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Thanks to a residency at EcoHealth, my verse these days finds inspiration in the specter of future pandemics; for my dissertation at LMU München, where I tutor composition and edit a poetry weekly, I'm anatomizing the prosody of E. A. Robinson's sonnets—I also teach at MVHS and lead the Amerikahaus Literary Circle.

20130907

LXXXVIII


by William Shakespeare

When thou ſhalt be diſpode to ſet me light,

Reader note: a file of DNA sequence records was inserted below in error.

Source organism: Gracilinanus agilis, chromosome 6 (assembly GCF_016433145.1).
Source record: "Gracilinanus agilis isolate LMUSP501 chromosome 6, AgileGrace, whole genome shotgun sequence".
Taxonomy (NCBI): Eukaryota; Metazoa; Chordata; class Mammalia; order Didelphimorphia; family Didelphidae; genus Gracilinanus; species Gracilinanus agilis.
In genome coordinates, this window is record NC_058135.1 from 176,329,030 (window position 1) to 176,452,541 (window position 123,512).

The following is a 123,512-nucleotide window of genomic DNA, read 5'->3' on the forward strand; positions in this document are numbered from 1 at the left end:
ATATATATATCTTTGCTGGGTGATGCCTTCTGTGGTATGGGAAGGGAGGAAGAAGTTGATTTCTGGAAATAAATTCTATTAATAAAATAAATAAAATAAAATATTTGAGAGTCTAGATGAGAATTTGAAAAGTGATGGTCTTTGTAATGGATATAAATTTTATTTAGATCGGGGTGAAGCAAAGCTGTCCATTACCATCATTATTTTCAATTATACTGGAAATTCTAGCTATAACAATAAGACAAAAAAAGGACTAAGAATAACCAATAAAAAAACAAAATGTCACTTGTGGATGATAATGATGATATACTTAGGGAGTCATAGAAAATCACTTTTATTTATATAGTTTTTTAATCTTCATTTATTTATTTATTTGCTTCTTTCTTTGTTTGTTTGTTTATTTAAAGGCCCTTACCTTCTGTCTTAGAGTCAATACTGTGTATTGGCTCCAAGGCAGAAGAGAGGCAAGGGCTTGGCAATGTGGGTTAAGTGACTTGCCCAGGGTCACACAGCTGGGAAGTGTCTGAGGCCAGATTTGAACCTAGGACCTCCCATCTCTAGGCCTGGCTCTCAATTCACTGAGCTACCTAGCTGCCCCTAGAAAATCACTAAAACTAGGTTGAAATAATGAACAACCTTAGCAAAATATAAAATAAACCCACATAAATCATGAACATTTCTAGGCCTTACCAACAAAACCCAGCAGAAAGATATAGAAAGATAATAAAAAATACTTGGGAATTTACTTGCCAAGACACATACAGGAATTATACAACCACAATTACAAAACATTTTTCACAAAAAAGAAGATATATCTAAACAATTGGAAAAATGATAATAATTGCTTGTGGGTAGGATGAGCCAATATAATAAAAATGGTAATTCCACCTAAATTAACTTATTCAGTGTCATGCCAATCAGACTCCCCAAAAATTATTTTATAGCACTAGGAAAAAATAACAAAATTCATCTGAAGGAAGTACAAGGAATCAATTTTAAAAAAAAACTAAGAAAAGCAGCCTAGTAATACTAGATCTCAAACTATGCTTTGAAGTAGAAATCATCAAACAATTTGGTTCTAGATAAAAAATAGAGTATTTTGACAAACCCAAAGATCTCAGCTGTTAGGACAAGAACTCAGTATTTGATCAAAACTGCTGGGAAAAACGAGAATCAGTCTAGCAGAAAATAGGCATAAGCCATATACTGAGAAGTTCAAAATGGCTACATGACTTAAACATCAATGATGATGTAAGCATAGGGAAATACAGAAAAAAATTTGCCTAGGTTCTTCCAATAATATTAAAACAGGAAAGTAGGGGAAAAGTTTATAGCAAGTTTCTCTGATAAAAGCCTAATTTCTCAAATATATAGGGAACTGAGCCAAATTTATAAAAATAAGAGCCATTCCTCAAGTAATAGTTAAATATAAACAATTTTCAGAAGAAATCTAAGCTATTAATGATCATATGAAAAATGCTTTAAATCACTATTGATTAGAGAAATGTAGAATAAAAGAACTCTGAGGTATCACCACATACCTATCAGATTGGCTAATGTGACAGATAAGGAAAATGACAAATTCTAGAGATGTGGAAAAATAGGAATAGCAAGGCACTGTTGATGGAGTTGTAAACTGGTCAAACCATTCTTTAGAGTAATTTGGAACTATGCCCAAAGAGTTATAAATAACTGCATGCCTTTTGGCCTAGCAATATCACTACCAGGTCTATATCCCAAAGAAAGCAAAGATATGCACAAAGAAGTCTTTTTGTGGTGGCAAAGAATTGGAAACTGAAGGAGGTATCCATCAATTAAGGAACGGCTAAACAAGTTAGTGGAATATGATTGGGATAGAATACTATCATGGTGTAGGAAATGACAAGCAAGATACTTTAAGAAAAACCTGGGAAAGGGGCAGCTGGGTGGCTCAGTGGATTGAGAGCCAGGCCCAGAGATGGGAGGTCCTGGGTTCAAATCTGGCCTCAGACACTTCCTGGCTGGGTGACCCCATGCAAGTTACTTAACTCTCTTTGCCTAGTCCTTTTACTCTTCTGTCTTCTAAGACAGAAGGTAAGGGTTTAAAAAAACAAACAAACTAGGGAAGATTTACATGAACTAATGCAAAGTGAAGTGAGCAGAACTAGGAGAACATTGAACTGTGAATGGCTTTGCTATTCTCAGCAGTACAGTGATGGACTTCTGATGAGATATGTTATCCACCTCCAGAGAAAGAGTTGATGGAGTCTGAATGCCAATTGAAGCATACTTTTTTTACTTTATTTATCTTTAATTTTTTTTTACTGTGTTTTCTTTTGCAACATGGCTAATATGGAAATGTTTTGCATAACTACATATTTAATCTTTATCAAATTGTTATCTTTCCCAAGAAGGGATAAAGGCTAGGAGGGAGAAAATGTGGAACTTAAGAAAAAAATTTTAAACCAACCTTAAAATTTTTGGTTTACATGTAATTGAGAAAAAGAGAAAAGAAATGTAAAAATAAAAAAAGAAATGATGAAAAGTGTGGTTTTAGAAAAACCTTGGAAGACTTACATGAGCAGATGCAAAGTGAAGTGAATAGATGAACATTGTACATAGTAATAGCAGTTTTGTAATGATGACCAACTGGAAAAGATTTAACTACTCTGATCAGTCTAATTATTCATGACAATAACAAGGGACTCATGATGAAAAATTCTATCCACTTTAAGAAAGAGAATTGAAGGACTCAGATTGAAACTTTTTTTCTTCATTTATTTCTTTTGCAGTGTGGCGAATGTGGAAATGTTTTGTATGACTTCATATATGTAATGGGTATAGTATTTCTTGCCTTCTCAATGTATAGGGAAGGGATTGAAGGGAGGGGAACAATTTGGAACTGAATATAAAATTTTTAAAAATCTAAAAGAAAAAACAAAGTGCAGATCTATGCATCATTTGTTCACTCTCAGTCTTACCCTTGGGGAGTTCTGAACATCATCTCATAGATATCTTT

And place my merrit in the eie of skorne,
Vpon thy ſide,againſt my ſelfe ile fight,
And proue thee virtuous,though thou art forſworne:
With mine owne weakeneſſe being beſt acquainted,
Vpon thy part I can ſet downe a ſtory
Of faults conceald,wherein I am attainted :
That thou in looſing me,ſhall win much glory:
And I by this wil be a gainer too,
For bending all my louing thoughts on thee,
The iniuries that to my ſelfe I doe,
Doing thee vantage,duble vantage me.
   Such is my loue,to thee I ſo belong,
   That for thy right,my ſelfe will beare all wrong.


Note:  A recitation can be heard here.

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